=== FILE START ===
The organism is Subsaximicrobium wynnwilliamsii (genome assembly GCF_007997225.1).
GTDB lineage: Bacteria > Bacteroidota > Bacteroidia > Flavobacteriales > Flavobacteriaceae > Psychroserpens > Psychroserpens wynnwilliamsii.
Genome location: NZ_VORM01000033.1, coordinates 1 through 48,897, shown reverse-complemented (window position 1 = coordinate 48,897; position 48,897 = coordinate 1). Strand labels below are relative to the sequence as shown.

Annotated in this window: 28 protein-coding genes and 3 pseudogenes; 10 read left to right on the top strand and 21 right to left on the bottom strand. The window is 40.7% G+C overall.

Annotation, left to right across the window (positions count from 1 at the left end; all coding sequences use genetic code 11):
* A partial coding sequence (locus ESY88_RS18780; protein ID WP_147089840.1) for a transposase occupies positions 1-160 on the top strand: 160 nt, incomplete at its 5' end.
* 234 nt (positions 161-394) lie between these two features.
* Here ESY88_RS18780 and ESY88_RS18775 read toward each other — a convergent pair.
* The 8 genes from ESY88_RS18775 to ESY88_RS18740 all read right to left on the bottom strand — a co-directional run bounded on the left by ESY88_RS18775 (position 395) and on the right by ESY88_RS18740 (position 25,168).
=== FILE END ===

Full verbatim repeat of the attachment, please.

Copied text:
The organism is Subsaximicrobium wynnwilliamsii (genome assembly GCF_007997225.1).
GTDB lineage: Bacteria > Bacteroidota > Bacteroidia > Flavobacteriales > Flavobacteriaceae > Psychroserpens > Psychroserpens wynnwilliamsii.
Genome location: NZ_VORM01000033.1, coordinates 1 through 48,897, shown reverse-complemented (window position 1 = coordinate 48,897; position 48,897 = coordinate 1). Strand labels below are relative to the sequence as shown.

Annotated in this window: 28 protein-coding genes and 3 pseudogenes; 10 read left to right on the top strand and 21 right to left on the bottom strand. The window is 40.7% G+C overall.

Annotation, left to right across the window (positions count from 1 at the left end; all coding sequences use genetic code 11):
* A partial coding sequence (locus ESY88_RS18780; protein ID WP_147089840.1) for a transposase occupies positions 1-160 on the top strand: 160 nt, incomplete at its 5' end.
* 234 nt (positions 161-394) lie between these two features.
* Here ESY88_RS18780 and ESY88_RS18775 read toward each other — a convergent pair.
* The 8 genes from ESY88_RS18775 to ESY88_RS18740 all read right to left on the bottom strand — a co-directional run bounded on the left by ESY88_RS18775 (position 395) and on the right by ESY88_RS18740 (position 25,168).